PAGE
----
This section is from the book "The Fruit Manual: Containing The Descriptions And Synonyms Of The Fruits And Fruit Trees Of Great Britain", by Robert Hogg. Also available from Amazon: The Fruit Manual.
Fruit, small, two inches and an eighth wide, and one inch and five-eighths high; roundish oblate, and regularly formed. Skin, golden yellow, with a few streaks of crimson on the shaded side, and completely covered with crimson on the exposed side, where it is also splashed with broken streaks of dark mahogany colour. Eye, closed, with broad, flat, convergent segments, reflexed at the tips, set in a wide, saucer-like basin. Stamens, median; tube, short, funnel-shaped. Stalk, a quarter to half an inch long, slender, set in a pretty wide cavity. Flesh, yellowish, juicy, sweet, and agreeably flavoured. Cells, roundish, inclining to obovate; axile.
This is grown very largely at Newland, near Malvern, and all the surrounding parishes, and is sold to the pickle-makers to make chutney and apple jelly.
Fruit, medium sized, two inches and three-quarters wide, and two inches and a quarter high; roundish, or inclining to oblate, narrowing towards the apex, even and regular in outline. Skin, deep clear yellow, streaked with red, on the shaded side, but deep red, streaked with still deeper red, approaching dark mahogany colour, on the side next the sun; the surface is strewed with specks and small patches of cinnamon-coloured russet, and especially round the stalk there is a patch tinged with green. Eye, small and closed, with short convergent segments, set in a rather shallow basin. Stamens, marginal; tube, funnel-shaped. Stalk, short and slender, sometimes a mere knob. Flesh, yellow, firm, crisp, and rather dry, briskly acid, and with a rough flavour. Cells, slightly obovate, small; axile.
Specific gravity of the juice, 1079.
A cider apple, which at one period was unsurpassed, but now comparatively but little cultivated.
Perhaps there was no apple which at any period was in such great favour, and of which so much was said and written during the 17th century, as of the Red-streak. Prose and verse were both enlisted in its praises. It was chiefly by the writings of Evelyn it attained its greatest celebrity. Philips, in his poem, Cyder, says -
"Let every tree in every garden own The lied Streak as supreme, whose pulpous fruit, With gold irradiate, and vermilion, shines Tempting, not fatal, as the birth of that Primæval, interdicted plant, that won Fond Eve, in hapless hour to taste, and die.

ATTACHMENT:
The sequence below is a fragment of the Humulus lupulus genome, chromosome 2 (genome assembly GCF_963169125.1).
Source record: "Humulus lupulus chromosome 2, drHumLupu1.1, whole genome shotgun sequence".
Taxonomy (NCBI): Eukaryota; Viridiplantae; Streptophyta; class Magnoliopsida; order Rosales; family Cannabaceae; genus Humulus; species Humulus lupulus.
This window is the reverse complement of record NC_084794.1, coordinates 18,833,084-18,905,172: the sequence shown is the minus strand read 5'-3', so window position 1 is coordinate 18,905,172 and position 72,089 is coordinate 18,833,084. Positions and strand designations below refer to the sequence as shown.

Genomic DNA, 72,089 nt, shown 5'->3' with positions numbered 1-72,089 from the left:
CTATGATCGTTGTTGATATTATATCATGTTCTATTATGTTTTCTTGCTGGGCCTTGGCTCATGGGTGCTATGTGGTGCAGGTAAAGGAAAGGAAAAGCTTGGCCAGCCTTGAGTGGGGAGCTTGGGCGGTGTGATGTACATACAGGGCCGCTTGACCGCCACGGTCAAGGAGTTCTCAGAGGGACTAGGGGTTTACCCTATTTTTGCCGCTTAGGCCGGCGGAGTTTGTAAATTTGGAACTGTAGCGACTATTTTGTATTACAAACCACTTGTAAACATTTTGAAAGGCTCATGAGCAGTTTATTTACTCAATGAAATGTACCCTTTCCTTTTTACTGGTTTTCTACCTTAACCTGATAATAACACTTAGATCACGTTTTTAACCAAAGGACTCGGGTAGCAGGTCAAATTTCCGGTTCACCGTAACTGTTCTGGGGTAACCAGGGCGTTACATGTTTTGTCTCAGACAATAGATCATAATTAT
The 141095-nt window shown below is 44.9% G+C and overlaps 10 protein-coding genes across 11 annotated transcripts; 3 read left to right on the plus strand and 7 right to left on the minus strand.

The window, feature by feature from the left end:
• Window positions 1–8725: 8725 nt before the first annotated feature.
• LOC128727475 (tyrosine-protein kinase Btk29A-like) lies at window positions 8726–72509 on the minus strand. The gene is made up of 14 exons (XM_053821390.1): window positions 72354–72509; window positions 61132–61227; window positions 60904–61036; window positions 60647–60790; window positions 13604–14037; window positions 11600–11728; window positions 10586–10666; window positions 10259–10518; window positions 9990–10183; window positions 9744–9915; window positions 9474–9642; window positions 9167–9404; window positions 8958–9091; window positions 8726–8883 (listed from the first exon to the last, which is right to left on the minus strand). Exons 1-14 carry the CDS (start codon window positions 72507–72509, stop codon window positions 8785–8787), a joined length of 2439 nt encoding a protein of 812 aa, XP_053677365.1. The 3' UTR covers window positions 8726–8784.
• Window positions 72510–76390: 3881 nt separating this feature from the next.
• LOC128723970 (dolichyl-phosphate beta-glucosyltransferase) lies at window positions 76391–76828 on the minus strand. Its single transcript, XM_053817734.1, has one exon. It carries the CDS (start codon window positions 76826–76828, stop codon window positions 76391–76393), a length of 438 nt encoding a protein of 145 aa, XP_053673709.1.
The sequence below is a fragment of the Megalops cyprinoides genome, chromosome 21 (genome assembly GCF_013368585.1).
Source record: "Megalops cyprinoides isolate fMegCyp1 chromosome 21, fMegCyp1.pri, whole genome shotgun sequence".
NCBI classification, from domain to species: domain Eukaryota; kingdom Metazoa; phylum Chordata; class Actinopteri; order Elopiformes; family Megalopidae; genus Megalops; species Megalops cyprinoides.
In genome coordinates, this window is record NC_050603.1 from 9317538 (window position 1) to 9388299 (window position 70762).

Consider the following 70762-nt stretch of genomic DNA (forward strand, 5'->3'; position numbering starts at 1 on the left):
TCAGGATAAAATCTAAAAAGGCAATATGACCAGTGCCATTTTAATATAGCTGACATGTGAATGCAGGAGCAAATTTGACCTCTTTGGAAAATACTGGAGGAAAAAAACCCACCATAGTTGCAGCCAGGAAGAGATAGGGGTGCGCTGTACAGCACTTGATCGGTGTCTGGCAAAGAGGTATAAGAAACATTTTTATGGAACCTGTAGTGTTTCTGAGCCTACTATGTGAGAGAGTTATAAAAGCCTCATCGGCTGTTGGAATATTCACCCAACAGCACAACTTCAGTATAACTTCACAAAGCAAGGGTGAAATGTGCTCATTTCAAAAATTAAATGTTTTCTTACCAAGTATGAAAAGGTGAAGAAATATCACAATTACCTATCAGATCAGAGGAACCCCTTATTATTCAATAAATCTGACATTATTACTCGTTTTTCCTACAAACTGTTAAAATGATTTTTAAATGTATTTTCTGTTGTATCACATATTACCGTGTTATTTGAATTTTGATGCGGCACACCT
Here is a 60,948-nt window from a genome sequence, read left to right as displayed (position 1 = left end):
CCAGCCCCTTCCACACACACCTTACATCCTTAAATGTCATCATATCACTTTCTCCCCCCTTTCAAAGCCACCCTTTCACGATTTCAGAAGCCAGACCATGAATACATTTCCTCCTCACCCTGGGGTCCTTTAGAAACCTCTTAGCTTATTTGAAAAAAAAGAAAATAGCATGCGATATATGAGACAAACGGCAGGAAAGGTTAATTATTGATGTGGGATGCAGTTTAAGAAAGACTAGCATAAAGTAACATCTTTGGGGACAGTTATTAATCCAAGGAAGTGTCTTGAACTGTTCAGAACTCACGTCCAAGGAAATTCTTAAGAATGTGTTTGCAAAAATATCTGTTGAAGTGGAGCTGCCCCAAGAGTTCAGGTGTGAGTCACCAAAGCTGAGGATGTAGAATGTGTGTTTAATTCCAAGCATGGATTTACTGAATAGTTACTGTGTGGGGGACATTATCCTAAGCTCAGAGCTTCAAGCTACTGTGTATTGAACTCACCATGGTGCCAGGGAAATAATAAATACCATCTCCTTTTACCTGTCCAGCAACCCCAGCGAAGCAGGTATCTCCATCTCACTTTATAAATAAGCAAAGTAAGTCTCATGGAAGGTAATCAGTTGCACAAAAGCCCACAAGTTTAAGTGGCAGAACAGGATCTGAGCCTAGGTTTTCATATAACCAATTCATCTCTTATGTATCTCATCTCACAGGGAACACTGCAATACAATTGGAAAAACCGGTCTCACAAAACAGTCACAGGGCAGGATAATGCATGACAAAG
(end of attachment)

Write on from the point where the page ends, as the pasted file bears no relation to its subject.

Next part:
This, of more bounteous influence, inspires Poetic raptures, and the lowly muse Kindles to loftier strains ; even I, perceive Her sacred virtue. See! the numbers flow y, whilst, cheer'd with her nectareous juice, Hers, and my country's praises, I exalt."
But its reputation began to decline about the beginning of the last century, for we find Nourse saving, As for for liquor which it yields, it is highly esteemed for its noble colour and smell; 'tis likewise fat and oily in the taste, but withal very windy, luscious, and fulsome, and will sooner clog the stomach than any other cider whatsoever, leaving a waterish, raw humour upon it; so that with meals it is no way helpful, and they who drink it, if I may judge of them by my own palate, will rind their stomachs pall'd sooner by it, than warm'd and enliven'd."
The Bed-streak seems to have originated about the beginning of the 17th century, for Evelyn says "it was within the memory of some now living surnamed the Scudamore's Crab, and then not much known save in the neighbourhood." It was called Scudamore's Crab from being extensively planted by the first Lord Scuda-more, who was son of Sir James Scudamore, from whom Spenser is said to have taken the character of Sir Scudamore in his "Faerie Queen." He was born in 1600, and created by Charles I. Baron Dromore and Viscount Scudamore. He was attending the Duke of Buckingham when he was stabbed at Portsmouth, and was so affected at the event that he retired into private life, and devoted his attention to planting orchards, of which the Red-streak formed the principal variety. In 1634 he was sent as ambassador to France, in which capacity he continued for four years. He was a zealous Royalist during the civil wars, and was taken prisoner by the Parliament party, while his property was destroyed, and his estate sequestered. He died in 1671.